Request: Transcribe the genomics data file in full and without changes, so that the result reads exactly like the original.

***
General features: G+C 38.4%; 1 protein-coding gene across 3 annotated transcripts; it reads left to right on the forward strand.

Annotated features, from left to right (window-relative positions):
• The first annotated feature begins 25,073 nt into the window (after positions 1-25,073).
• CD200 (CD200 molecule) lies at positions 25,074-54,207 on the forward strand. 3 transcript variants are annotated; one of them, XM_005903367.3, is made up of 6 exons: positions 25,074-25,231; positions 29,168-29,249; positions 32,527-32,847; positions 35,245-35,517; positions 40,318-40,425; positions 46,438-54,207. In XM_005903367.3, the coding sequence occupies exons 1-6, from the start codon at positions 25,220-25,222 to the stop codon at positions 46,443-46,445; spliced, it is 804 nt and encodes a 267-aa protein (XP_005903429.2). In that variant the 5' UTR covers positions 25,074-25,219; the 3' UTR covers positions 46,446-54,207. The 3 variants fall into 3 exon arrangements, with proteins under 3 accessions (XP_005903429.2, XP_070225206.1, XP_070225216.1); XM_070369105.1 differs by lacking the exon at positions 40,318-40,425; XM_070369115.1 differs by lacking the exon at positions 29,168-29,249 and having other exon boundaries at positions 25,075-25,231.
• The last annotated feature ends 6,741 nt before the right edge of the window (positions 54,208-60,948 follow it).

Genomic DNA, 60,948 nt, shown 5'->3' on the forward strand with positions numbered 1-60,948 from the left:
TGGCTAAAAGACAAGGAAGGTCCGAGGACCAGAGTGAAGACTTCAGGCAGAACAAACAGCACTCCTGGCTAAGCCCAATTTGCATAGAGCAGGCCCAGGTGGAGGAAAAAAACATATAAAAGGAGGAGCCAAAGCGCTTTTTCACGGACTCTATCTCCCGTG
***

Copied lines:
General features: G+C 38.4%; 1 protein-coding gene across 3 annotated transcripts; it reads left to right on the forward strand.

Annotated features, from left to right (window-relative positions):
• The first annotated feature begins 25,073 nt into the window (after positions 1-25,073).
• CD200 (CD200 molecule) lies at positions 25,074-54,207 on the forward strand. 3 transcript variants are annotated; one of them, XM_005903367.3, is made up of 6 exons: positions 25,074-25,231; positions 29,168-29,249; positions 32,527-32,847; positions 35,245-35,517; positions 40,318-40,425; positions 46,438-54,207. In XM_005903367.3, the coding sequence occupies exons 1-6, from the start codon at positions 25,220-25,222 to the stop codon at positions 46,443-46,445; spliced, it is 804 nt and encodes a 267-aa protein (XP_005903429.2). In that variant the 5' UTR covers positions 25,074-25,219; the 3' UTR covers positions 46,446-54,207. The 3 variants fall into 3 exon arrangements, with proteins under 3 accessions (XP_005903429.2, XP_070225206.1, XP_070225216.1); XM_070369105.1 differs by lacking the exon at positions 40,318-40,425; XM_070369115.1 differs by lacking the exon at positions 29,168-29,249 and having other exon boundaries at positions 25,075-25,231.
• The last annotated feature ends 6,741 nt before the right edge of the window (positions 54,208-60,948 follow it).

Genomic DNA, 60,948 nt, shown 5'->3' on the forward strand with positions numbered 1-60,948 from the left:
TGGCTAAAAGACAAGGAAGGTCCGAGGACCAGAGTGAAGACTTCAGGCAGAACAAACAGCACTCCTGGCTAAGCCCAATTTGCATAGAGCAGGCCCAGGTGGAGGAAAAAAACATATAAAAGGAGGAGCCAAAGCGCTTTTTCACGGACTCTATCTCCCGTG